There are several different ways you can compute the length of the third side of a triangle. Depending on whether you need to know how to find the third side of a triangle on an isosceles triangle or a right triangle, or if you have two sides or two known angles, this article will review the formulas that you need to know.
Pythagorean Theorem for the Third Side of a Right Angle Triangle
Pythagoras was a Greek mathematician who discovered that on a triangle abc, with side c being the hypotenuse of a right triangle (the opposite side to the right angle), that:
So, as long as you are given two lengths, you can use algebra and square roots to find the length of the missing side.
Formula for the Base of an Isosceles Triangle
If you know the side length and height of an isosceles triangle, you can find the base of the triangle using this formula:
where a is the length of one of the two known, equivalent sides of the isosceles.
Find the Third Side of Any Triangle
Now that we've reviewed the two basic cases, let’s look at how to find the third unknown side for any triangle.
There are two additional concepts that you must be familiar with in trigonometry: the law of cosines and the law of sines. Both of them allow you to find the third length of a triangle.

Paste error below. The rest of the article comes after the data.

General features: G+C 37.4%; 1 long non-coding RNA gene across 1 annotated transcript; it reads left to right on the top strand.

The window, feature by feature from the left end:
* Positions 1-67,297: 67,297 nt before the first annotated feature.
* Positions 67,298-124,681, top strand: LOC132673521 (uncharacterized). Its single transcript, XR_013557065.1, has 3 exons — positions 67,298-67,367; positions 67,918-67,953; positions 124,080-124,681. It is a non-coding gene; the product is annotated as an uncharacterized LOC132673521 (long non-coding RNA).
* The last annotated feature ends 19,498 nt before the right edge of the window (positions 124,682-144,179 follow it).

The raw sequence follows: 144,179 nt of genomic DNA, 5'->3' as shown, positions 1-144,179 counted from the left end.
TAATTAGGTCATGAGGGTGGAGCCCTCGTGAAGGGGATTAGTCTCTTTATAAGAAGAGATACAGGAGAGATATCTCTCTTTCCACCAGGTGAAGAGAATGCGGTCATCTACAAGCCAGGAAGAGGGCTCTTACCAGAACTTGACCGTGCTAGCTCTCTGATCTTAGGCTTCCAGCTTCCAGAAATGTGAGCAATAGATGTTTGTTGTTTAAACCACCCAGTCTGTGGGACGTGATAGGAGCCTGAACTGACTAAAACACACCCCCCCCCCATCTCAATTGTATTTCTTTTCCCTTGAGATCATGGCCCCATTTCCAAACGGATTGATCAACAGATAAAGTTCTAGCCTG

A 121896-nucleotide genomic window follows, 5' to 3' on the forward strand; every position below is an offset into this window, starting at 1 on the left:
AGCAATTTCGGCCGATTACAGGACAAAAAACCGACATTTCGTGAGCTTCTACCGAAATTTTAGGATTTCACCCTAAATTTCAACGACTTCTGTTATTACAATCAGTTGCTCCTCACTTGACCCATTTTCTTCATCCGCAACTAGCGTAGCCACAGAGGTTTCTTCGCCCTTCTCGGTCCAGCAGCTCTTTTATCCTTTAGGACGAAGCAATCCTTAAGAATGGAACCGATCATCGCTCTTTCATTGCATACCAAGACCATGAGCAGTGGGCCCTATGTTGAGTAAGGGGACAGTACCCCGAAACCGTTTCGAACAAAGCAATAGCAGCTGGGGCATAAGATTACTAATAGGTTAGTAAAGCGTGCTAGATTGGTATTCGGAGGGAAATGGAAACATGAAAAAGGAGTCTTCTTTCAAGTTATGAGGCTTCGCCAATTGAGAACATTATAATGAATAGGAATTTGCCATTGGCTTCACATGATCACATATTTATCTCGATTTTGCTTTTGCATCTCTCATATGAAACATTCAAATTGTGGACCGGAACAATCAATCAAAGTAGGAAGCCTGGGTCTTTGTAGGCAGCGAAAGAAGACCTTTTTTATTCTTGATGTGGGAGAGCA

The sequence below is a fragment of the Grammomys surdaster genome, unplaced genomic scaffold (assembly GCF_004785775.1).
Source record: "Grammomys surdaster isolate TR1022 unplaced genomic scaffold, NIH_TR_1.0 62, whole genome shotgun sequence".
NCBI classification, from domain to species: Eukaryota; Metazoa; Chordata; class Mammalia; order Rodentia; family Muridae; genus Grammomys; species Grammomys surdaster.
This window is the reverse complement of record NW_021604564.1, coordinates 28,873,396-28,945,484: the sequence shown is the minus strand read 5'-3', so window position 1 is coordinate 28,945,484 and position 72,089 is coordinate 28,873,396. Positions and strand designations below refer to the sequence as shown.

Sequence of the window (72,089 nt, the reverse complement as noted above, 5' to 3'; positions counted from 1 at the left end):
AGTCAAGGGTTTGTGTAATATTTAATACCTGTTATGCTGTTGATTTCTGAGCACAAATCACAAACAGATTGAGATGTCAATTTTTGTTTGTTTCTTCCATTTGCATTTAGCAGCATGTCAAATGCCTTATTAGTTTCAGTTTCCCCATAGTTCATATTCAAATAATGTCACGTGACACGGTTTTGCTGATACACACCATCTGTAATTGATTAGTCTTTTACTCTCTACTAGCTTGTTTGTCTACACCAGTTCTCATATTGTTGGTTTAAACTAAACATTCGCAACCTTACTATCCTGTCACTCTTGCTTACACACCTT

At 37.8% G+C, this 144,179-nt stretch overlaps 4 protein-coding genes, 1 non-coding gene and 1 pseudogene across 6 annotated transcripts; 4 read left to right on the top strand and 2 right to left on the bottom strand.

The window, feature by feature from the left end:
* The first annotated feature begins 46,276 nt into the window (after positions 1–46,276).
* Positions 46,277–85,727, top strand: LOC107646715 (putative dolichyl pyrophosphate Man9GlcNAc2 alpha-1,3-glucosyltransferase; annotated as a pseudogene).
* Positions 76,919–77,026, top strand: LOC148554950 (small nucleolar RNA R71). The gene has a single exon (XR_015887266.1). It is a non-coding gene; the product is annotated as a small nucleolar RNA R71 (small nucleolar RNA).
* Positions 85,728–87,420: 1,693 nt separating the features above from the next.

The law of sines is the simpler one. It states that the ratio between the length of a side and its opposite angle is the same for all sides of a triangle:
Here, A, B, and C are angles, and the lengths of the sides are a, b, and c.
Because we know angle A and side a, we can use that to find side c.
The length of side c is 4.38.
The law of cosines is slightly longer and looks similar to the Pythagorean Theorem. It states that:
Here, angle C is the third angle opposite to the third side you are trying to find.
Because we know the lengths of side a and side b, as well as angle C, we can determine the missing third side:
Different Ways to Find the Third Side of a Triangle
There are a few answers to how to find the length of the third side of a triangle. To choose a formula, first assess the triangle type and any known sides or angles.
For a right triangle, use the Pythagorean Theorem. For an isosceles triangle, use the area formula for an isosceles. If you know some of the angles and other side lengths, use the law of cosines or the law of sines.
You’ll be on your way to knowing the third side in no time.